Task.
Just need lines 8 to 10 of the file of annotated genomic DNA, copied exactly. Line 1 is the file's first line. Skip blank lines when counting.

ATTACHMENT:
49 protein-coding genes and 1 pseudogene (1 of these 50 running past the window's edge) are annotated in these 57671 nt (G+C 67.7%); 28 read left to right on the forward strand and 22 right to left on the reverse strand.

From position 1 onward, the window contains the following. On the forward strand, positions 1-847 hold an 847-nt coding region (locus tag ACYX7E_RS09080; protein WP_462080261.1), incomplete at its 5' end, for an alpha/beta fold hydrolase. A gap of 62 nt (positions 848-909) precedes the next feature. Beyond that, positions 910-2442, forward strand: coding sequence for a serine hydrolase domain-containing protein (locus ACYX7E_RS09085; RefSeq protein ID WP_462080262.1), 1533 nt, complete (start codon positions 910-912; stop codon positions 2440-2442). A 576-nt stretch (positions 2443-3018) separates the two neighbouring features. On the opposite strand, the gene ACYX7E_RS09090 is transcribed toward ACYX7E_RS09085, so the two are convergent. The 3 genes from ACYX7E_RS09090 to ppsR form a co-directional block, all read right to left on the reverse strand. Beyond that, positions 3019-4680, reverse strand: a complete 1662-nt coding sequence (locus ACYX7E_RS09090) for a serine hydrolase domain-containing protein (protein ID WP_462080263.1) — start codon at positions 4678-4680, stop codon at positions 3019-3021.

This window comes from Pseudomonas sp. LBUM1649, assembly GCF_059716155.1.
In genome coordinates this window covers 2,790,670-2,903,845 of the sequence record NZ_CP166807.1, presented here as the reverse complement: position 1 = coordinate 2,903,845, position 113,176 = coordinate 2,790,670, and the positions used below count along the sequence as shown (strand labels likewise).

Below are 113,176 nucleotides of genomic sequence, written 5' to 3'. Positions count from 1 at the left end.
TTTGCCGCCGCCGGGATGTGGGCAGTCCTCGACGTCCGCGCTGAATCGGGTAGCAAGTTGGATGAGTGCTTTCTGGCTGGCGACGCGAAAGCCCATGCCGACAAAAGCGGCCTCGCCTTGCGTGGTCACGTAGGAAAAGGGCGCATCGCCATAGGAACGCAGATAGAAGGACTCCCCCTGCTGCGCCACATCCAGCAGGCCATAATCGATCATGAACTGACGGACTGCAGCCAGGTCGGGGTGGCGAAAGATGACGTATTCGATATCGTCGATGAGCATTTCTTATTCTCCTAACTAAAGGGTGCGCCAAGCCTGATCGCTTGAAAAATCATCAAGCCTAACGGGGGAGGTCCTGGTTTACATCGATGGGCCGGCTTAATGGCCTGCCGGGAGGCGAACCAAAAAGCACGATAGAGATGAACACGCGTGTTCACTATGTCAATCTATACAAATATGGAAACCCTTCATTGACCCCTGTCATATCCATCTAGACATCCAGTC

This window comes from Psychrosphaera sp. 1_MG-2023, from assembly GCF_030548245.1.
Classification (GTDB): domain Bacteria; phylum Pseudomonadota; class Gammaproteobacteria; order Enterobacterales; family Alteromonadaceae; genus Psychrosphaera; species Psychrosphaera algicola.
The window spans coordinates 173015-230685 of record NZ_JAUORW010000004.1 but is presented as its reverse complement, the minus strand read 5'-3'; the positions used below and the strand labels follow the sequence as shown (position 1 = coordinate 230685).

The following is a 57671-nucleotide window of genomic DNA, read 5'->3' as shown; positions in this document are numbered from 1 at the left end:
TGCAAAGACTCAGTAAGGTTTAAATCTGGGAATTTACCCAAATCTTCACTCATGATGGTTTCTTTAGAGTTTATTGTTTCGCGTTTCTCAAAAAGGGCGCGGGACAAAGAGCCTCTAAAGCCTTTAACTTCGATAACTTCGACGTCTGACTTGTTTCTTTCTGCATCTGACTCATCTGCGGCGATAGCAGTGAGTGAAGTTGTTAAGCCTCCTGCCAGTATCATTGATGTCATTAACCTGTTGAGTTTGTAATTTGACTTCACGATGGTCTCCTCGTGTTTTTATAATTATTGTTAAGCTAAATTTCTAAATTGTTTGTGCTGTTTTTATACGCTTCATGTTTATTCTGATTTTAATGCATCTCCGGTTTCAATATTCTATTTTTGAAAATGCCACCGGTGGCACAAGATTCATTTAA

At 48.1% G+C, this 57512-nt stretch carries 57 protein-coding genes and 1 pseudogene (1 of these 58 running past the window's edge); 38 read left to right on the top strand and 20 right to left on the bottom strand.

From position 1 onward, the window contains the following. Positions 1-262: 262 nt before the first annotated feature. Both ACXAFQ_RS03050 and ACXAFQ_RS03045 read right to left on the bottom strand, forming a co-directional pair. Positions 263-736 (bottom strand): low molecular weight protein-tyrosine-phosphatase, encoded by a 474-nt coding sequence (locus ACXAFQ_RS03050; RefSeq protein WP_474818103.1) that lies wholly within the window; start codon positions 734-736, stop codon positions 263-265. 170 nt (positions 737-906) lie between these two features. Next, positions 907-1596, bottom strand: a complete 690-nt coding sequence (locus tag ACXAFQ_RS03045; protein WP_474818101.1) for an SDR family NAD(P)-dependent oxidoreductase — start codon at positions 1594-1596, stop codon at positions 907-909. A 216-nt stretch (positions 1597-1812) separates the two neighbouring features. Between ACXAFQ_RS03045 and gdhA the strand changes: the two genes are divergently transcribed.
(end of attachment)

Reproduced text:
Classification (GTDB): domain Bacteria; phylum Pseudomonadota; class Gammaproteobacteria; order Enterobacterales; family Alteromonadaceae; genus Psychrosphaera; species Psychrosphaera algicola.
The window spans coordinates 173015-230685 of record NZ_JAUORW010000004.1 but is presented as its reverse complement, the minus strand read 5'-3'; the positions used below and the strand labels follow the sequence as shown (position 1 = coordinate 230685).

The following is a 57671-nucleotide window of genomic DNA, read 5'->3' as shown; positions in this document are numbered from 1 at the left end: